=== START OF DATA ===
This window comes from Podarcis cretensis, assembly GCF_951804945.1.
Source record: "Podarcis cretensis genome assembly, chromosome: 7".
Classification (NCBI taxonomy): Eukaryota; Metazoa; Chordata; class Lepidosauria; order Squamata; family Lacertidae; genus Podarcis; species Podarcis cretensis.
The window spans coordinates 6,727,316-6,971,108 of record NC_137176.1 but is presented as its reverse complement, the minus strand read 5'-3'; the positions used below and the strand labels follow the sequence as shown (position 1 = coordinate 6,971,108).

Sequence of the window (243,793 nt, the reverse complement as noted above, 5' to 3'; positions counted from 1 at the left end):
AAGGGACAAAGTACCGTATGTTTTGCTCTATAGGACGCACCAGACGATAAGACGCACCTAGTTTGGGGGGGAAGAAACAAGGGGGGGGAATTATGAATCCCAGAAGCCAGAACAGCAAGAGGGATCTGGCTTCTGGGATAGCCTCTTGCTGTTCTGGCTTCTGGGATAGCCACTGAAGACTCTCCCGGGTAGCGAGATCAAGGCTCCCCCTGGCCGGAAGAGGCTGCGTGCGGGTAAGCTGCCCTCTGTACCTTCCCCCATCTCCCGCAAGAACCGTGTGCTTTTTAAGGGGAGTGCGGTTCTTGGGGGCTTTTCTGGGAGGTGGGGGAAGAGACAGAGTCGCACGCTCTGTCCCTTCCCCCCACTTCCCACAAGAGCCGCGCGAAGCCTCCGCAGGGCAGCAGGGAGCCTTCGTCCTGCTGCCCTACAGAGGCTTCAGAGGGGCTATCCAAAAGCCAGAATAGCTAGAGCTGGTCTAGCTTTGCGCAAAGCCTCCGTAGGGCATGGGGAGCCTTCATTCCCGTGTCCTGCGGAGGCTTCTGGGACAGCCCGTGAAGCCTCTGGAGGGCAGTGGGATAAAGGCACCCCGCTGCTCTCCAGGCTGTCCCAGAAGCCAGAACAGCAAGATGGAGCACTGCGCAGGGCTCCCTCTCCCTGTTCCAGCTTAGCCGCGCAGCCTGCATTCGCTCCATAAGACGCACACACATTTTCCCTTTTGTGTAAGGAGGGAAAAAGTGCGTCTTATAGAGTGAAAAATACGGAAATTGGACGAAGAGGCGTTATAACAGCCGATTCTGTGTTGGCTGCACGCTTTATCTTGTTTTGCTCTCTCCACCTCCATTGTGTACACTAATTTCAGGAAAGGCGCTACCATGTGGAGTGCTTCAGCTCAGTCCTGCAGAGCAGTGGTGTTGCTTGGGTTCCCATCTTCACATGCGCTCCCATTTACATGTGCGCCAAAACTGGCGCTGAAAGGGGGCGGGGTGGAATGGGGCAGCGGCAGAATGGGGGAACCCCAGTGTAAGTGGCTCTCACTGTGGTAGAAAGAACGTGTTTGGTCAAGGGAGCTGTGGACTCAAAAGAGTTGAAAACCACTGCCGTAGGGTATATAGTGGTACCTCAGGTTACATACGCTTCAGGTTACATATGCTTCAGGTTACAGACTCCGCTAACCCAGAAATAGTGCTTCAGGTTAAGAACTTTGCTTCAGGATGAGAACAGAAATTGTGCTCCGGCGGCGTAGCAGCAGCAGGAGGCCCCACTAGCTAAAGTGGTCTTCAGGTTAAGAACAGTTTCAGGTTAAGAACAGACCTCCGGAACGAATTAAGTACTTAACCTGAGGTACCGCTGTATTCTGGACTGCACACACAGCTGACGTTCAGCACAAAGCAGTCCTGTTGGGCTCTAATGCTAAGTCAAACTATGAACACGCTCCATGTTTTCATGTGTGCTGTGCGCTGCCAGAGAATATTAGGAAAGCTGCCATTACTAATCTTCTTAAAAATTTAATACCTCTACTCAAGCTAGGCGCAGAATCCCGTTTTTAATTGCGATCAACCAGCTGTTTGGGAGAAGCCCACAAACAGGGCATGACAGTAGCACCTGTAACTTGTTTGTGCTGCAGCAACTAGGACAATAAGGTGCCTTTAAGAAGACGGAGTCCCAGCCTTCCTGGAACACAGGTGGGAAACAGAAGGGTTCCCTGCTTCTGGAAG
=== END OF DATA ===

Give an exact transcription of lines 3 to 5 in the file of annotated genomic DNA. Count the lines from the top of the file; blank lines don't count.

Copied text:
Classification (NCBI taxonomy): Eukaryota; Metazoa; Chordata; class Lepidosauria; order Squamata; family Lacertidae; genus Podarcis; species Podarcis cretensis.
The window spans coordinates 6,727,316-6,971,108 of record NC_137176.1 but is presented as its reverse complement, the minus strand read 5'-3'; the positions used below and the strand labels follow the sequence as shown (position 1 = coordinate 6,971,108).

Sequence of the window (243,793 nt, the reverse complement as noted above, 5' to 3'; positions counted from 1 at the left end):